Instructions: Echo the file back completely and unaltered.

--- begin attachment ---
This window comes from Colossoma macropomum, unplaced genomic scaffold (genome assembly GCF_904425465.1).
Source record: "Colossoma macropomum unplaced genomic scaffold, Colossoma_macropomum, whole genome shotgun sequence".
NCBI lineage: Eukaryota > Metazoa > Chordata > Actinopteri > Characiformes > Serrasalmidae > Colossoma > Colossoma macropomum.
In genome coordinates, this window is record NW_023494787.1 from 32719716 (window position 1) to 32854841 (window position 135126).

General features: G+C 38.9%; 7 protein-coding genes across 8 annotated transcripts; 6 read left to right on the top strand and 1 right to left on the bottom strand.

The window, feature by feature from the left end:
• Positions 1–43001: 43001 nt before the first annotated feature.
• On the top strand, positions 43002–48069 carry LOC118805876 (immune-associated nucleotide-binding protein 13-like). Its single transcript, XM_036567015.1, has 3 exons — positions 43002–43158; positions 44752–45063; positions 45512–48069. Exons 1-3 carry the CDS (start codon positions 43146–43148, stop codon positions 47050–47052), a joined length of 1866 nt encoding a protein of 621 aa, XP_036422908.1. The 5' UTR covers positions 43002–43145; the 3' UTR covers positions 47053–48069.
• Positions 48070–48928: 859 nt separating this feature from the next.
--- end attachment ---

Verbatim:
This window comes from Colossoma macropomum, unplaced genomic scaffold (genome assembly GCF_904425465.1).
Source record: "Colossoma macropomum unplaced genomic scaffold, Colossoma_macropomum, whole genome shotgun sequence".
NCBI lineage: Eukaryota > Metazoa > Chordata > Actinopteri > Characiformes > Serrasalmidae > Colossoma > Colossoma macropomum.
In genome coordinates, this window is record NW_023494787.1 from 32719716 (window position 1) to 32854841 (window position 135126).

General features: G+C 38.9%; 7 protein-coding genes across 8 annotated transcripts; 6 read left to right on the top strand and 1 right to left on the bottom strand.

The window, feature by feature from the left end:
• Positions 1–43001: 43001 nt before the first annotated feature.
• On the top strand, positions 43002–48069 carry LOC118805876 (immune-associated nucleotide-binding protein 13-like). Its single transcript, XM_036567015.1, has 3 exons — positions 43002–43158; positions 44752–45063; positions 45512–48069. Exons 1-3 carry the CDS (start codon positions 43146–43148, stop codon positions 47050–47052), a joined length of 1866 nt encoding a protein of 621 aa, XP_036422908.1. The 5' UTR covers positions 43002–43145; the 3' UTR covers positions 47053–48069.
• Positions 48070–48928: 859 nt separating this feature from the next.